Then he returns to reality. The woman’s hands feel a little dusty but otherwise warm. The skin on the front is soft, like she has been putting on a lot of cocoa butter to hide the wrinkles brought about by age. Father looks at the woman more clearly. She’s in a flower dress, a bit of her cleavage shows, and she’s smelling like a good day’s sweat.
Really, all she wants to do is have a good time.
Father wants to have a good time, too. He lets the music straighten out the knots in his back. He closes his eyes, really listens to the lyrics. He feels his mind swaying away; he’s forgetting who he’s dancing with.
When he opens his eyes, the room is much more crowded. What had been seven or eight people now looks like thirty. Some are old, some are young, some are kids, some are probably the kids of the kids. But they’re all making room for themselves. The table is being pushed to the side, the glasses people were drinking out of scattered everywhere. The small room is becoming open. The music is getting louder.
Junior comes back into the house. He looks around and catches Father’s eye. He comes straight towards him.
‘I see you’re having a dance with the missus,’ he says and puts his hands over hers, where Father’s hands were. ‘May I have this dance?’
‘Oh,’ Father says. ‘So, this is Amelia.’
The woman laughs, confirming now, without a doubt, that she is Junior’s wife. ‘You silly goose. Who else you think I’d be?’
Father tries to puzzle an excuse together, but Junior has already pushed him out of the hands of his wife. They’re now dancing. Father fears he has offended his friend. He questions whether or not he should clarify that he had no intention to make a move on Junior’s wife.
But Junior is smiling and really getting into the dance, and Father has to remind himself that he’s taking things too seriously again. He sees one of the seventeen-year-olds dancing alone. Something unknowable lights up in him. Father decides to go up to the teen to imitate his moves. The kid is thrusting his pelvis in all sorts of ways. The moves tire Father, but he’s able to keep up.
Father hasn’t gone out and danced in decades. The last time must have been when he was fifteen or sixteen, around the age of this kid now. But when Father was fifteen or sixteen, he worried about how his brothers would act if they saw him dance, or what his classmates would say. It had been a sort of pastime among his friends to make fun of him no matter what he did, and he carried that with him over the years, even decades after, when no one from his village was even around to say this or that about him.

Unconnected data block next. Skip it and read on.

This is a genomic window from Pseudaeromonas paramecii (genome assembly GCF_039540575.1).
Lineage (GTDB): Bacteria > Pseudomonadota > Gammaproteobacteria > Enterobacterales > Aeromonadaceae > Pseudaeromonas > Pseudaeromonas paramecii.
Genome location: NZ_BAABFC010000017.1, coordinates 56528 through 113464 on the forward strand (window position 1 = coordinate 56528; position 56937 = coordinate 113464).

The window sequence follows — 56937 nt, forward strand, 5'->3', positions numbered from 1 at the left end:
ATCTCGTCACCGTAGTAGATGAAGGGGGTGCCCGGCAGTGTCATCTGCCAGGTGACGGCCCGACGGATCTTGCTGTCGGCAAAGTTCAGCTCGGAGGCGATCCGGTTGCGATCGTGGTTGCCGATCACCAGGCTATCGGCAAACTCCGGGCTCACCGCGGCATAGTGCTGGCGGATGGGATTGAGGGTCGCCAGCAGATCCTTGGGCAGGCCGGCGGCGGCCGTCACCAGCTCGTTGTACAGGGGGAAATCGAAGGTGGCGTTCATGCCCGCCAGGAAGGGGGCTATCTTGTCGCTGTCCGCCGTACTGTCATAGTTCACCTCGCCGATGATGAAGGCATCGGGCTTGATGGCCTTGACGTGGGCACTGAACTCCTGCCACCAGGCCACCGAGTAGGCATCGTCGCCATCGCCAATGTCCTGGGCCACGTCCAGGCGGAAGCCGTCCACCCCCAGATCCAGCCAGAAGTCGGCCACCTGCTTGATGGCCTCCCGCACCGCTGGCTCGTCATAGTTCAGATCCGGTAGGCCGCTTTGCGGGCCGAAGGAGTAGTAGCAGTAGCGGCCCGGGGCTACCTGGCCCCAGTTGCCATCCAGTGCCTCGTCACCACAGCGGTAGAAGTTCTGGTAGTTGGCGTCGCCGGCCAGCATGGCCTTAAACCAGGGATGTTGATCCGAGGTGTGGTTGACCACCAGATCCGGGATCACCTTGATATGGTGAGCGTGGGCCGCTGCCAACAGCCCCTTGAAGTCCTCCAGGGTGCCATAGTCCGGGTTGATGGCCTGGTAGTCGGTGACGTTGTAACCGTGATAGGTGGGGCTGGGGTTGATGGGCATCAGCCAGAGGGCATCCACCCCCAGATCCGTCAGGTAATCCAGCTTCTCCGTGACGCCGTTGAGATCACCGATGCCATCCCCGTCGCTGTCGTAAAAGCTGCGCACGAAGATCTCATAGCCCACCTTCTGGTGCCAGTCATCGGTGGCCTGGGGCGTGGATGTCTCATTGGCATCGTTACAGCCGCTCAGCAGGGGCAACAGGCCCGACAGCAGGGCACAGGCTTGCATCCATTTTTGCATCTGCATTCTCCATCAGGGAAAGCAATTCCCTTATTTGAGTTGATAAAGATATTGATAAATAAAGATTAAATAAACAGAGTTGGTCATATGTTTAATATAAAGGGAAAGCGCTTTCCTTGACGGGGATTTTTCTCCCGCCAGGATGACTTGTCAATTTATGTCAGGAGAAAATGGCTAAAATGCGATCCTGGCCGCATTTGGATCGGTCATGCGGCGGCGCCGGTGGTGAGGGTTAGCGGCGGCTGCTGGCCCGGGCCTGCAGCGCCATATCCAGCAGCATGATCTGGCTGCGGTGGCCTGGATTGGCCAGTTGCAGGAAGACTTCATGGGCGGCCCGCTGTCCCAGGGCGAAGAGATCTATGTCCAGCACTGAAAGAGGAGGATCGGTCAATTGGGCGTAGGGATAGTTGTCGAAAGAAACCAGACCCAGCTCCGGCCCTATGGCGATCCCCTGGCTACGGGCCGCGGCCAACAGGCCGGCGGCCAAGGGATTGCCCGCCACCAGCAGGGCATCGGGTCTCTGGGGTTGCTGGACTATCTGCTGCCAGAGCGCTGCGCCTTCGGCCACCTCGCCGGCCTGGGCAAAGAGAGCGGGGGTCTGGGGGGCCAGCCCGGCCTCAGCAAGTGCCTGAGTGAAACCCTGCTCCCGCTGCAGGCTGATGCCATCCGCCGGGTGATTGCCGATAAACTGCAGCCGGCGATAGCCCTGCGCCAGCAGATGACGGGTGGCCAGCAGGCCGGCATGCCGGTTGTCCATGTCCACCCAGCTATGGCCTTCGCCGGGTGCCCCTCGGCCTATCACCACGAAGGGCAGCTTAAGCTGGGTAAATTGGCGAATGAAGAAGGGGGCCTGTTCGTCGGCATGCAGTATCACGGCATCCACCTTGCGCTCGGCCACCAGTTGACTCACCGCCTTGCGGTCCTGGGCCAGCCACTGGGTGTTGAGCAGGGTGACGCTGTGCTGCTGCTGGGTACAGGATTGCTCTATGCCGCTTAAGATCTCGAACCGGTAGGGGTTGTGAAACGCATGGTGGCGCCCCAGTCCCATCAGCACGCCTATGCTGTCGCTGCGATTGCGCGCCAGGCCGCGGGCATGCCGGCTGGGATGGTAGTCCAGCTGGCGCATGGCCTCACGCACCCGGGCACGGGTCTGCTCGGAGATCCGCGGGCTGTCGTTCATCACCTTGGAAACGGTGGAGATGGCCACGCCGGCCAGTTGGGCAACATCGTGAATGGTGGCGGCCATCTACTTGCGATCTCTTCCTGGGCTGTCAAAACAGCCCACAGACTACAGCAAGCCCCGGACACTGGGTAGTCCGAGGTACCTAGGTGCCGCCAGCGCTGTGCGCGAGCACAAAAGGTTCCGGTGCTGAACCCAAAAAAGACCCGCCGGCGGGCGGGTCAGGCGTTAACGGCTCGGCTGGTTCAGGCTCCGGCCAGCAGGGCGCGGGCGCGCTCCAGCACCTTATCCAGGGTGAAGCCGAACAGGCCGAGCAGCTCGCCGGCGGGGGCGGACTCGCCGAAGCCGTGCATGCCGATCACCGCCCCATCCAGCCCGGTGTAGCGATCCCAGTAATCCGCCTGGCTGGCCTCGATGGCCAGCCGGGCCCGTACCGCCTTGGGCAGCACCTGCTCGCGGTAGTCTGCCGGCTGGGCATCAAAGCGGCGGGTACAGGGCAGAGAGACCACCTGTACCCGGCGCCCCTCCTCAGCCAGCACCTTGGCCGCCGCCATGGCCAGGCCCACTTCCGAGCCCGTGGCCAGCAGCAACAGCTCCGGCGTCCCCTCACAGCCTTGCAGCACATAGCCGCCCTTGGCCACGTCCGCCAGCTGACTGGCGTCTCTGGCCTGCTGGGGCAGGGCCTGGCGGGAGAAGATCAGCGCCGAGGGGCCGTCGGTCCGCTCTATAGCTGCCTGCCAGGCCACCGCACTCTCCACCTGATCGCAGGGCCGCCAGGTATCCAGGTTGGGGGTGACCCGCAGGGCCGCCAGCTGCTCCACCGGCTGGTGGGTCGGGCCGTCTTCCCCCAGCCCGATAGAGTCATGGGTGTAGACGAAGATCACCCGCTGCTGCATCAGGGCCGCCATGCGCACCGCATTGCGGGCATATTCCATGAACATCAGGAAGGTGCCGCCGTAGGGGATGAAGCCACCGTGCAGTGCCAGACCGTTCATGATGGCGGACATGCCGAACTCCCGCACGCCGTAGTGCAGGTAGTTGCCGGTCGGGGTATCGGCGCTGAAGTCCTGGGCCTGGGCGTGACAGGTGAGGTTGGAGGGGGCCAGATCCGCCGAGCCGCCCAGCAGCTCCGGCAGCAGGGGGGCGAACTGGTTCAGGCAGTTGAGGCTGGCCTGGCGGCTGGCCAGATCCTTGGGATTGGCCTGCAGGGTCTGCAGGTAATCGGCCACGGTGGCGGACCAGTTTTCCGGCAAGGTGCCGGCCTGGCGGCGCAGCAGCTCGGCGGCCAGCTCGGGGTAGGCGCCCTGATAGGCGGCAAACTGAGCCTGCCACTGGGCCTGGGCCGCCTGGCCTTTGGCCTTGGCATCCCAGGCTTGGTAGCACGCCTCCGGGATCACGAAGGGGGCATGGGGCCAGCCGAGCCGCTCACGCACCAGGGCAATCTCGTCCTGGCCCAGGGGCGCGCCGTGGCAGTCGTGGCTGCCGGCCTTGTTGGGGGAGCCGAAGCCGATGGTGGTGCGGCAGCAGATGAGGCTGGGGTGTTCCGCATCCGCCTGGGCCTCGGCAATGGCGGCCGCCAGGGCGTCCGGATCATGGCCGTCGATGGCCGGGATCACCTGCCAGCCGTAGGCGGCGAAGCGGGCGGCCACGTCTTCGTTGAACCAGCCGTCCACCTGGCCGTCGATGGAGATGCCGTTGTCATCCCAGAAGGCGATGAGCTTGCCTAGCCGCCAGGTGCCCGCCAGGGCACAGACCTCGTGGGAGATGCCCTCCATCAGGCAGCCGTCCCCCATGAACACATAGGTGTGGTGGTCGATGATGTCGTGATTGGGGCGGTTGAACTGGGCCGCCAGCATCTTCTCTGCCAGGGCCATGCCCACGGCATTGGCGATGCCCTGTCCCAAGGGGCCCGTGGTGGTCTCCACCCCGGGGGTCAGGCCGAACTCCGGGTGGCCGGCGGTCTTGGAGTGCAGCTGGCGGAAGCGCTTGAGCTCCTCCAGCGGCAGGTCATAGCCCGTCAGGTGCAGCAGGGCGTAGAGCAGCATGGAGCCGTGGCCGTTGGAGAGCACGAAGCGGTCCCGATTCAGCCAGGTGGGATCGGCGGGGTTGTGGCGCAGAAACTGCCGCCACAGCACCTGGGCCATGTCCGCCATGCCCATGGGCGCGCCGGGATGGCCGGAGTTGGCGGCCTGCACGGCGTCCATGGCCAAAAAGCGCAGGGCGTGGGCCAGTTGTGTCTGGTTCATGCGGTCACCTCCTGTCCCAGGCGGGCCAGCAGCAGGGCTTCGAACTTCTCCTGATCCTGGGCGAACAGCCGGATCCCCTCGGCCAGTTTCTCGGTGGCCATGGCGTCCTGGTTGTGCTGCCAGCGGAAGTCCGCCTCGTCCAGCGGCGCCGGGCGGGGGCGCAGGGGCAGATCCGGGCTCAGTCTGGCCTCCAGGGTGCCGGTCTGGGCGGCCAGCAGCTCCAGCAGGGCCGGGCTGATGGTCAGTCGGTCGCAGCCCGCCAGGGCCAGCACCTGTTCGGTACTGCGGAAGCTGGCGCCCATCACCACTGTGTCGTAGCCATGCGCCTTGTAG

Where were they now?
‘Look at the doctor man dancing,’ Amelia says. The other adults in the room nod or murmur in approval. As if inspired by Father’s own lack of self-consciousness, a handful of older men and women join in, responding to the rhythmic thrusts of the music.
Eventually, the dancing stops. Someone comes up with a cake, and they all start singing the birthday song. People start going up to give Junior their wishes, and Father makes a mental note of his age. Junior is fifty now, almost a decade and a half younger than him. Father reminds himself that he’s nothing young, but he has made a good effort at the dancing. It seemed a lot of Junior’s guests really respected his moves. It makes him want to come back, this time with his wife in hand, to see how she’d react.
She’d realise her husband isn’t the stick in the mud she’s always making him out to be.
Father has some birthday cake and some of the Johnny cakes Amelia has made. Junior’s getting busy with his relatives, and Father feels like it’s time for an afternoon nap.
‘Thanks so much for inviting me,’ Father says.
‘You’re leaving already?’ Junior remarks. ‘We’re about to get out the beers.’
‘I’m not young like the lot of you,’ Father says. ‘It’s time for me to be taking my rest.’
‘And it’s rest you’ll be needing since your mother’s coming over soon. It’s no joke taking care of someone with dementia. You really have to be able to handle the responsibility.’
‘That’s right,’ Father says, feeling a little bit heavy in the eyes. ‘I forgot I told you about that.’
‘You tell me a lot of things in the store. You just keep forgetting them.’
‘That’s true,’ Father laughs. He has so many things on his mind that he’s surprised at half of the things Junior remembers.
‘Alright,’ Junior says. ‘Give my regards to Miss Molly. And to my auntie all the way from Port Elizabeth as well.’
‘I will,’ Father says. He reaches his hand out for a handshake, the same way he always does when he’s at the store.
Junior takes the hand like he always does, but suddenly something in Junior’s body language changes. He pulls Father in with that hand, wraps himself around him, and gives him a big hug.
‘Thanks so much for coming all the way down here,’ Junior says. ‘I know it’s out of the way.’
The hug lasts a little longer than what men usually give each other. Father really feels a part of Junior inside of it. As the hug breaks, Father looks at the faces of the people around him. He thinks about how all of them look more like the patients he sees on a daily basis in the hospital. He notices the dustiness of the interior, the bricks that haven’t been painted, the darkness of the room, the termites and ants eating it away.
He pulls himself away from the hug to look at Junior.
‘You don’t have to thank me for a single thing,’ Father says. ‘Thank you for inviting me. You’re a good man, one of the few I’ve met on this entire island. I hope you’ll be knowing that no matter what, we’re always going to be friends.’